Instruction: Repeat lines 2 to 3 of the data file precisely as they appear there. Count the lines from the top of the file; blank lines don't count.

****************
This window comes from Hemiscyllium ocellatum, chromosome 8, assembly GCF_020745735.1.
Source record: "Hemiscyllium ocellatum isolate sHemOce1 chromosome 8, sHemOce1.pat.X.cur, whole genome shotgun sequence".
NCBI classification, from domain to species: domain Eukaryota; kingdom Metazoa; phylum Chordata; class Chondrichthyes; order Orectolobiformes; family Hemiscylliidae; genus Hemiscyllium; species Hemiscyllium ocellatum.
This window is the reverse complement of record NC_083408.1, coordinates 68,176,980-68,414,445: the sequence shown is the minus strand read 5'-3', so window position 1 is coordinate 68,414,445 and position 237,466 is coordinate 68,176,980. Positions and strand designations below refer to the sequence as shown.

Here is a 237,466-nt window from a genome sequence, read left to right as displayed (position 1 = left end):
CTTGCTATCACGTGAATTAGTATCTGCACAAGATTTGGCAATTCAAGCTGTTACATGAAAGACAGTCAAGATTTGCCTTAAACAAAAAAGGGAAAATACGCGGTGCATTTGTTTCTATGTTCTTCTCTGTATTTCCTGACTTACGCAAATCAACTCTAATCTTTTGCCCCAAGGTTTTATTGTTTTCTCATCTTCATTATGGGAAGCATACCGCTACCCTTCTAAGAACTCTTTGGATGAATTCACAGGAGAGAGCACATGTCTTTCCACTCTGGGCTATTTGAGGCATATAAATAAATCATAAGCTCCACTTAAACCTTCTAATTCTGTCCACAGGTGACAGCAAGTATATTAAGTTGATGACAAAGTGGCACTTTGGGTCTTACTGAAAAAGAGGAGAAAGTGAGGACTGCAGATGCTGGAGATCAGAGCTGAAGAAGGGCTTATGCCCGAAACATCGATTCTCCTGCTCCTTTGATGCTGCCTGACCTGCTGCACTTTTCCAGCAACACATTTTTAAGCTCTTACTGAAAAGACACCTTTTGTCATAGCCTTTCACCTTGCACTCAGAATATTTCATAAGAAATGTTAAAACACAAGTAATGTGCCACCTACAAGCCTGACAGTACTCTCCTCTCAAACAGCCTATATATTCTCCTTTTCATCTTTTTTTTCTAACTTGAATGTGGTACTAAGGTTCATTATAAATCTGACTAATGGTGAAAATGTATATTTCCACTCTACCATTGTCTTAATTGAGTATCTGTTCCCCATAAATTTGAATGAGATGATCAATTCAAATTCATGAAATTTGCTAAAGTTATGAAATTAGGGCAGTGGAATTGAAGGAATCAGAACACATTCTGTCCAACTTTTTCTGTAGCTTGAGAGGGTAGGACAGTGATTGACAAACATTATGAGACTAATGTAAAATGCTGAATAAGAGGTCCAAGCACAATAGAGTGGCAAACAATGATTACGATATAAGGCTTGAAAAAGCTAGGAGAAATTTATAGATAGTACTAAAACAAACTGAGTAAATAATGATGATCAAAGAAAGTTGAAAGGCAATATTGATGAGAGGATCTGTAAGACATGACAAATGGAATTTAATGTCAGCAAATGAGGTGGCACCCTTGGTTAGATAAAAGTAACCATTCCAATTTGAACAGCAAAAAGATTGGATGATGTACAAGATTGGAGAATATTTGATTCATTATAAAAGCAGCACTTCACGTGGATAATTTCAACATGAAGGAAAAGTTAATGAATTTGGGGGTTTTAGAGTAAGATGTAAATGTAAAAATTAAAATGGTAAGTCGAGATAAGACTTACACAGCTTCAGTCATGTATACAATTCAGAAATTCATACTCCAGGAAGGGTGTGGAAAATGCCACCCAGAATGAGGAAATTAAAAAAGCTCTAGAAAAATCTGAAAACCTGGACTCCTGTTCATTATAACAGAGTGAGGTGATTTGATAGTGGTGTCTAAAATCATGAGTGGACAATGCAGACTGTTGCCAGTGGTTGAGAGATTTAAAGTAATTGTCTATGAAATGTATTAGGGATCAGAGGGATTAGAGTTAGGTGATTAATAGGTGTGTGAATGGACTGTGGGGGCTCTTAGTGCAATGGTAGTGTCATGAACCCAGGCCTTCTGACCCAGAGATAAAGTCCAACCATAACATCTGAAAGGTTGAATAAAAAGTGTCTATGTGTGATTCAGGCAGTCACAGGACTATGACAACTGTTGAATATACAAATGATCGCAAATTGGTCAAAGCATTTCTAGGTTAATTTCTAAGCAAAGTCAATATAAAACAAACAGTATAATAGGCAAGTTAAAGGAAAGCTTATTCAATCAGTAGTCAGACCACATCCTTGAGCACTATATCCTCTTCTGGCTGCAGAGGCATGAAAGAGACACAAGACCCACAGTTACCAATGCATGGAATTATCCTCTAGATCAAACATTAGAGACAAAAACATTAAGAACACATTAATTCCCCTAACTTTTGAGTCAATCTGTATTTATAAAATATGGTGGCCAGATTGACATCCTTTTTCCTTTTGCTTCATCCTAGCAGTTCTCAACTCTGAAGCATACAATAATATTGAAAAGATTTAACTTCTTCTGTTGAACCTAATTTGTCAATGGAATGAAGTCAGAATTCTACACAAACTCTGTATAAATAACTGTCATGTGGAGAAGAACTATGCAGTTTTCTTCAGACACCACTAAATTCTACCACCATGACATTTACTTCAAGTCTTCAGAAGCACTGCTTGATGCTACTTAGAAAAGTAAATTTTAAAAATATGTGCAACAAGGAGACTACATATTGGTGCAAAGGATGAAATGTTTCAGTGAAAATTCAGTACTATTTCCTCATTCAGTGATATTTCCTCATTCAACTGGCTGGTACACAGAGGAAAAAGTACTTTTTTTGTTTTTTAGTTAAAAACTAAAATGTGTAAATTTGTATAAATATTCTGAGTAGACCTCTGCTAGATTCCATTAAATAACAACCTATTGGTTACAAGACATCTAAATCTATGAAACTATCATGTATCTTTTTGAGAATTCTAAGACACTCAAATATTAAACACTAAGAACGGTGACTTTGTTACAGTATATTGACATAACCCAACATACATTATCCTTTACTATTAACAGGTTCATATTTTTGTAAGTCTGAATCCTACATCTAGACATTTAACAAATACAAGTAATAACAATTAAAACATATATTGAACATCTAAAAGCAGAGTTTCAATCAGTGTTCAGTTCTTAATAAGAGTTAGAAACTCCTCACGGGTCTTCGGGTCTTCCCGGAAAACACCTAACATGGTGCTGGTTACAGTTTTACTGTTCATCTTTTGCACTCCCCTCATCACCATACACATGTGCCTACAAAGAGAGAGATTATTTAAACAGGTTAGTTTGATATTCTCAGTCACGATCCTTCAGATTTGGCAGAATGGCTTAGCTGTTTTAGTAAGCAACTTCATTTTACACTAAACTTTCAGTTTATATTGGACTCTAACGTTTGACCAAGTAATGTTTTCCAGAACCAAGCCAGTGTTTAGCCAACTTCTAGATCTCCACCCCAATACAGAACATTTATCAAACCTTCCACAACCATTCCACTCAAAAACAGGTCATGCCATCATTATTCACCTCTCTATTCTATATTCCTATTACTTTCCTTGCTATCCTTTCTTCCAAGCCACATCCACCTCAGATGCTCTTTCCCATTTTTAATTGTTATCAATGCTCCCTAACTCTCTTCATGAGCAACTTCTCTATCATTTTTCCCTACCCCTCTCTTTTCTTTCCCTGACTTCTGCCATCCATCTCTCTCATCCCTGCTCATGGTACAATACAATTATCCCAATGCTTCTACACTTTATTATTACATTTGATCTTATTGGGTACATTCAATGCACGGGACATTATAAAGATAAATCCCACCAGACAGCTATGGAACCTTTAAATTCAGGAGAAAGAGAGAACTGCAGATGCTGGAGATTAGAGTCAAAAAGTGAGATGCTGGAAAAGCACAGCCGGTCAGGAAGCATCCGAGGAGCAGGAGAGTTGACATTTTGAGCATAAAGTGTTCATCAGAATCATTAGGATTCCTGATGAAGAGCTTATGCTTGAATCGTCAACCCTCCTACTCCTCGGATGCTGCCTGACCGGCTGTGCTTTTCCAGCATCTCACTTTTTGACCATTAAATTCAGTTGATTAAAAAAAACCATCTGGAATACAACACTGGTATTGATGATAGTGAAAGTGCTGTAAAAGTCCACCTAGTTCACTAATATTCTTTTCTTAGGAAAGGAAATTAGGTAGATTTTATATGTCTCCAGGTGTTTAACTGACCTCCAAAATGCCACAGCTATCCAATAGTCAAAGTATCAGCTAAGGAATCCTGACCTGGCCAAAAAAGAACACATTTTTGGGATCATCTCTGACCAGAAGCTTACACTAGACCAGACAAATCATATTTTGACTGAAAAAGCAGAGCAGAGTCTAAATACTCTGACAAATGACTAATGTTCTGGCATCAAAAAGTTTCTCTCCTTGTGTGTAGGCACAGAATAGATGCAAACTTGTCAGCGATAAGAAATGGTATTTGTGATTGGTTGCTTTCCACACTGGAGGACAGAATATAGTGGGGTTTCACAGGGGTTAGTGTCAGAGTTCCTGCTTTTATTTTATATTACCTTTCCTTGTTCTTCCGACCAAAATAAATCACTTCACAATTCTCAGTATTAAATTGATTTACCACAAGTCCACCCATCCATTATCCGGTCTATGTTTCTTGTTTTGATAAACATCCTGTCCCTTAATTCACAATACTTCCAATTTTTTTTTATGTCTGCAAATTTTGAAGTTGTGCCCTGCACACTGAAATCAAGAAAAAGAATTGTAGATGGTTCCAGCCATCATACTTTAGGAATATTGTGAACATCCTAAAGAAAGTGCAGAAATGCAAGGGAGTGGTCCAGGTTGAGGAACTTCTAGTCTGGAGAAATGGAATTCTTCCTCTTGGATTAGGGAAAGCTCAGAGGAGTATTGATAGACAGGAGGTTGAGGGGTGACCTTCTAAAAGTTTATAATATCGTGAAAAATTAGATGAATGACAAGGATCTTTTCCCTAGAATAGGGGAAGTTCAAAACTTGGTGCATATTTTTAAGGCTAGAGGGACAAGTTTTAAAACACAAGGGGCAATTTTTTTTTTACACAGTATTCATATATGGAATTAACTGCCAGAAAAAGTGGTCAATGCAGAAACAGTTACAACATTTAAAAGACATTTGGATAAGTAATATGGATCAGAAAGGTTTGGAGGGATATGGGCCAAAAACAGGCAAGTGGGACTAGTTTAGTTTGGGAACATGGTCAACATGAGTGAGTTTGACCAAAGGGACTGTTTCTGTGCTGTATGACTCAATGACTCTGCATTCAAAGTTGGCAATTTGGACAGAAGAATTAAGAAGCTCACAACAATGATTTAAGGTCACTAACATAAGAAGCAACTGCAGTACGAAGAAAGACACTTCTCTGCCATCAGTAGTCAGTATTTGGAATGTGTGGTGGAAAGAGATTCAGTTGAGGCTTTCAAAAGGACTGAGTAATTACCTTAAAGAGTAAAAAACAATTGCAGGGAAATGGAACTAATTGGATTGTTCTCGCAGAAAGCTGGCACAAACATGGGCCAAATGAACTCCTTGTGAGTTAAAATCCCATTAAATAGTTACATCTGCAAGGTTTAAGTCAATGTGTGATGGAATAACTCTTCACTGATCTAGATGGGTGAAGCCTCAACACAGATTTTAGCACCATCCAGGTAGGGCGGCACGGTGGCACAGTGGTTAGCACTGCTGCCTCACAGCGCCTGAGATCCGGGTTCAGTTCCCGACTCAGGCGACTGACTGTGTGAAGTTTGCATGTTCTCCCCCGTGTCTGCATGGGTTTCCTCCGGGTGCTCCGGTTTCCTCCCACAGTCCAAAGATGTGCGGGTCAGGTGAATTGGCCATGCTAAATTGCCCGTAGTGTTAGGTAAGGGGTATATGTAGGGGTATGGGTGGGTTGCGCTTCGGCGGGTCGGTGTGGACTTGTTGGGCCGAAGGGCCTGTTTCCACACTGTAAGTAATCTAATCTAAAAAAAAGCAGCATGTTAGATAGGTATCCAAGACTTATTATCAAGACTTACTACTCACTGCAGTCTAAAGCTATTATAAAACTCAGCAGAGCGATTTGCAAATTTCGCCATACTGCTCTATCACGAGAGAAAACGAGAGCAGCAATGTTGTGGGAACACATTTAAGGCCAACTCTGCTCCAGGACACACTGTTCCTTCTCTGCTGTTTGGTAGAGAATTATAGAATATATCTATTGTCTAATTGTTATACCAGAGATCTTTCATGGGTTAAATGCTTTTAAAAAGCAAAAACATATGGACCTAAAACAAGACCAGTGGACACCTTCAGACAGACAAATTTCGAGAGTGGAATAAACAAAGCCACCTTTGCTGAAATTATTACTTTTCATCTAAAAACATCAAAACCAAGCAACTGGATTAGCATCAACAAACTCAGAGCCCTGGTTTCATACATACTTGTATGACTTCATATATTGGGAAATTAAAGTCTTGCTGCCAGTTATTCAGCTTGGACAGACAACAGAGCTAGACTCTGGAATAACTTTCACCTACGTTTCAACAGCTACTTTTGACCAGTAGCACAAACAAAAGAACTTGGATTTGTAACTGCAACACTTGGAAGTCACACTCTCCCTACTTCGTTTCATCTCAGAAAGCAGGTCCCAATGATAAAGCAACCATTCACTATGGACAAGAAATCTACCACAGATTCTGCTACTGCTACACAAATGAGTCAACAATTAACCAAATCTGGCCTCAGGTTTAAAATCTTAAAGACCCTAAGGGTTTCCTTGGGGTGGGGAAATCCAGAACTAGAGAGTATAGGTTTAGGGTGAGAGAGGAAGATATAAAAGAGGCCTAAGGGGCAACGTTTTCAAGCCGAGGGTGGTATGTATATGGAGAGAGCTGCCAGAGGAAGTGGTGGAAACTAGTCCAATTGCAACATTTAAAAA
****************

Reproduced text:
Source record: "Hemiscyllium ocellatum isolate sHemOce1 chromosome 8, sHemOce1.pat.X.cur, whole genome shotgun sequence".
NCBI classification, from domain to species: domain Eukaryota; kingdom Metazoa; phylum Chordata; class Chondrichthyes; order Orectolobiformes; family Hemiscylliidae; genus Hemiscyllium; species Hemiscyllium ocellatum.